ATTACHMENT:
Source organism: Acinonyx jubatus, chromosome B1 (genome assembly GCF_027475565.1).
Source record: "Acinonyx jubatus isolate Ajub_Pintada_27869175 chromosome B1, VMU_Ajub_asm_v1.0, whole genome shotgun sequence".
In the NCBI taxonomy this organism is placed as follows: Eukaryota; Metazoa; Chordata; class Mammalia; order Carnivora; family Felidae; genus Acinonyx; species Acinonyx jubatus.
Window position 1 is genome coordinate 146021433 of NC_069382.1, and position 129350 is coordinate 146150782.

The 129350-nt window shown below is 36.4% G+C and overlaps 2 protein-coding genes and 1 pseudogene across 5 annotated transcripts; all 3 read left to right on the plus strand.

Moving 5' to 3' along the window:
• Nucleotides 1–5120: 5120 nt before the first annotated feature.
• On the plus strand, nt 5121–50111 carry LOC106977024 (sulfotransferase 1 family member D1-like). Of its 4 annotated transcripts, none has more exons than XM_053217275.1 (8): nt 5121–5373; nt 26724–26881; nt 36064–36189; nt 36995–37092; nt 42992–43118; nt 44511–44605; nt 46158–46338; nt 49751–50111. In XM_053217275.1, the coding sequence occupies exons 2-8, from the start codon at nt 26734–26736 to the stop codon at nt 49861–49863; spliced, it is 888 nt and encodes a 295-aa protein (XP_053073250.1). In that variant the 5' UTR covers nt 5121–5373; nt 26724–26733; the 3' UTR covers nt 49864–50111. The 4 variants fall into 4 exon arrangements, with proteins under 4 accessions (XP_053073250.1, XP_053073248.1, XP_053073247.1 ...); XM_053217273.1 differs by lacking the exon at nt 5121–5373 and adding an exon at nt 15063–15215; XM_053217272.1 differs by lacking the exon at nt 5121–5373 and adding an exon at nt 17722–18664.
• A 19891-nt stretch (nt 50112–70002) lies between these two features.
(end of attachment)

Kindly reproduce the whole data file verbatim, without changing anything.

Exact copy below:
Source organism: Acinonyx jubatus, chromosome B1 (genome assembly GCF_027475565.1).
Source record: "Acinonyx jubatus isolate Ajub_Pintada_27869175 chromosome B1, VMU_Ajub_asm_v1.0, whole genome shotgun sequence".
In the NCBI taxonomy this organism is placed as follows: Eukaryota; Metazoa; Chordata; class Mammalia; order Carnivora; family Felidae; genus Acinonyx; species Acinonyx jubatus.
Window position 1 is genome coordinate 146021433 of NC_069382.1, and position 129350 is coordinate 146150782.

The 129350-nt window shown below is 36.4% G+C and overlaps 2 protein-coding genes and 1 pseudogene across 5 annotated transcripts; all 3 read left to right on the plus strand.

Moving 5' to 3' along the window:
• Nucleotides 1–5120: 5120 nt before the first annotated feature.
• On the plus strand, nt 5121–50111 carry LOC106977024 (sulfotransferase 1 family member D1-like). Of its 4 annotated transcripts, none has more exons than XM_053217275.1 (8): nt 5121–5373; nt 26724–26881; nt 36064–36189; nt 36995–37092; nt 42992–43118; nt 44511–44605; nt 46158–46338; nt 49751–50111. In XM_053217275.1, the coding sequence occupies exons 2-8, from the start codon at nt 26734–26736 to the stop codon at nt 49861–49863; spliced, it is 888 nt and encodes a 295-aa protein (XP_053073250.1). In that variant the 5' UTR covers nt 5121–5373; nt 26724–26733; the 3' UTR covers nt 49864–50111. The 4 variants fall into 4 exon arrangements, with proteins under 4 accessions (XP_053073250.1, XP_053073248.1, XP_053073247.1 ...); XM_053217273.1 differs by lacking the exon at nt 5121–5373 and adding an exon at nt 15063–15215; XM_053217272.1 differs by lacking the exon at nt 5121–5373 and adding an exon at nt 17722–18664.
• A 19891-nt stretch (nt 50112–70002) lies between these two features.